Enid Blyton's 120th birthday

Today (11 August) would have been the 120th birthday of beloved children's author, Enid Blyton.

Born in 1897, it is estimated that Enid wrote over 800 books, during a career which spanned five decades. To mark the occasion, we have examined some of her much loved books and how she came to write them.

Enid's love of writing began in early childhood, and her father was particularly encouraging of her hobby. As she got older her confidence grew and she started sending work to different publishers and magazines.

Finally her efforts paid off and her first book, Child Whispers, a collection of 28 poems, was published in 1922.

She wrote each book on a typewriter perched upon her lap, always with her favourite red Moroccan shawl nearby (she believed the red colour acted as a mental stimulus). She always said she didn't plan her stories in advance, but simply typed as the events unfolded before her. Enid was able to write a remarkable 6,000-10,000 publishable words a day.

No discussion of Enid Blyton would be complete without mentioning her acclaimed book series' Noddy, The Famous Five and The Secret Seven.

The iconic Noddy, a rosy-cheeked wooden boy with a nodding head, was first introduced to us in Noddy Goes to Toyland. Created by Old Man Carver, but living a lonely existence, Noddy soon found himself in Toyland, and went on to build himself a "House-for-One". Throughout the series, the mischievous Noddy is forever getting himself into trouble with PC Plod, and it is often down to his wise friend Big Ears to keep him in check, and offer some fatherly advice.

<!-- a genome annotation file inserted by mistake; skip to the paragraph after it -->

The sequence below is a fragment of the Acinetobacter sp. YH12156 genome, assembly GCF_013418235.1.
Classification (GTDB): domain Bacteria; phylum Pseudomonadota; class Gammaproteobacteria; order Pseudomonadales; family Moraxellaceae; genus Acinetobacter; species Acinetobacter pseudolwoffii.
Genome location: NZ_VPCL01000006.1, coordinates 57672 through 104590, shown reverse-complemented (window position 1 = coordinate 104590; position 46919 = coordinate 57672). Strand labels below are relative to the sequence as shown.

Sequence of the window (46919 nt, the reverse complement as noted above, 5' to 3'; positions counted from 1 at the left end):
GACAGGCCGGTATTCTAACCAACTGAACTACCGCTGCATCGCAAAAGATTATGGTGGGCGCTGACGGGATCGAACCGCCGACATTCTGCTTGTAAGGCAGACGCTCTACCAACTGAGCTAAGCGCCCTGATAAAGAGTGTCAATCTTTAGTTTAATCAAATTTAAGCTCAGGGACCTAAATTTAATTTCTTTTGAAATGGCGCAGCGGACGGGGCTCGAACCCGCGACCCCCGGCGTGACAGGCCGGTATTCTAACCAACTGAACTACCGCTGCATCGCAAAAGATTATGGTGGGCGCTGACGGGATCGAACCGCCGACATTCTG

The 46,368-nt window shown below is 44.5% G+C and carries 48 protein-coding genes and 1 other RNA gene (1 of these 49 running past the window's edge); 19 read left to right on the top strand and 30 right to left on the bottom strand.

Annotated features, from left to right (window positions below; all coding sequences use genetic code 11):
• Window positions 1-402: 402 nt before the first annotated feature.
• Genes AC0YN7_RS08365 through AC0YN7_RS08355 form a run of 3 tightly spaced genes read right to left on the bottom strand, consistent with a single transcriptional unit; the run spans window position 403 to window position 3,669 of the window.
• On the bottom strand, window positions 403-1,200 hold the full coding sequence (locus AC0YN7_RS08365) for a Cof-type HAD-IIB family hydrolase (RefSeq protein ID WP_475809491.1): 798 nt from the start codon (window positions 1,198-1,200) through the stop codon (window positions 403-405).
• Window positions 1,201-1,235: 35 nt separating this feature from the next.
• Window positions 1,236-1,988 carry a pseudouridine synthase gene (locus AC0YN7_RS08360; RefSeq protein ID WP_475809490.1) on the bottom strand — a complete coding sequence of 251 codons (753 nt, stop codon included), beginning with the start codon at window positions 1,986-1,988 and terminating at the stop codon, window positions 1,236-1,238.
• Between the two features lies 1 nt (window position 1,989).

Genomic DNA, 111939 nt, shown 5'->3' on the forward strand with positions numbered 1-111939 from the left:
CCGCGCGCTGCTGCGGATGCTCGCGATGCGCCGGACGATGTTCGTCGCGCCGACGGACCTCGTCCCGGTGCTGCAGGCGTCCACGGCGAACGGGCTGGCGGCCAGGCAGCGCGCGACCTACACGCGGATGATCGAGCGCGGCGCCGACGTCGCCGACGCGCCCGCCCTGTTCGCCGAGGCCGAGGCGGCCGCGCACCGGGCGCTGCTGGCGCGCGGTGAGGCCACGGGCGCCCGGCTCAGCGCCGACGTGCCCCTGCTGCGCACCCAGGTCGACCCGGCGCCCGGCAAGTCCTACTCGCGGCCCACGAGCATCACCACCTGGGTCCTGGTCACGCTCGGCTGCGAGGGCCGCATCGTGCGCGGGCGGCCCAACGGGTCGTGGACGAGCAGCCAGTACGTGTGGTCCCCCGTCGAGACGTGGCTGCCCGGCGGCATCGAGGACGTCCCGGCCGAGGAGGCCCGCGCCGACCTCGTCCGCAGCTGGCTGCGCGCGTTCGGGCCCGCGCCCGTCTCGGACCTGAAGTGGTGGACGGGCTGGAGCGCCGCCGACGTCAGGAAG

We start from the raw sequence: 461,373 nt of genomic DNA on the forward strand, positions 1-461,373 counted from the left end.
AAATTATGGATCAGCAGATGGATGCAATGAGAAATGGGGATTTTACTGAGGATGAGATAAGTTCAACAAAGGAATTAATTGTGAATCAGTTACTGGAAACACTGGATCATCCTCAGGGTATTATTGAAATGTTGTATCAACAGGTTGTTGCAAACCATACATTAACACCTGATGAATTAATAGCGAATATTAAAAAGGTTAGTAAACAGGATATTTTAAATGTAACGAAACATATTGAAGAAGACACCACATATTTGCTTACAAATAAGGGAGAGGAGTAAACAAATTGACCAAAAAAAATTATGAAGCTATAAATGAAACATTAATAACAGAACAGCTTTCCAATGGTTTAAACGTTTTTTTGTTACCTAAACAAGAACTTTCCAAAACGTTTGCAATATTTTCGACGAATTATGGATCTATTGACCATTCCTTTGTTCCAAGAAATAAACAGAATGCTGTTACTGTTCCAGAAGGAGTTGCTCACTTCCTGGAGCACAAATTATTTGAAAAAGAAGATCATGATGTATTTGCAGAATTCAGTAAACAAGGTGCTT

The Famous Five novels (of which Five on a Treasure Island features on the Kumon Recommended Reading List) follow siblings Julian, Dick, Anne, their cousin Georgina (George) and her faithful dog Timmy, on the numerous adventures they have whilst on their summer holidays. Across the series, the five roam freely through castles and caves, on moors and farms, and meet many mysterious characters.

Whether they're hunting for treasure, pursuing a criminal, or simply having a picnic, their adventures always leave us searching for secret passages in our own homes, and battling strong cravings for sandwiches and ginger-beer.

The Secret Seven series feature a society of seven young detectives. Enid drew inspiration from her own life when she created the Secret Seven, particularly from her son Peter (interestingly, also the name of the society's leader), who in his youth formed a similar secret society with his own friends. Just like the Secret Seven, he and his friends would meet in an old shed, use secret passwords and wear badges.

Unlike for her son, however, this secret society solved many marvellous mysteries, from missing valuables to dangerous kidnappings, continually restoring order to their community.

Thanks to her ability to brilliantly understand and capture the minds of children, Enid was able to, and still is, enriching the lives and igniting the imaginations of millions of young readers.

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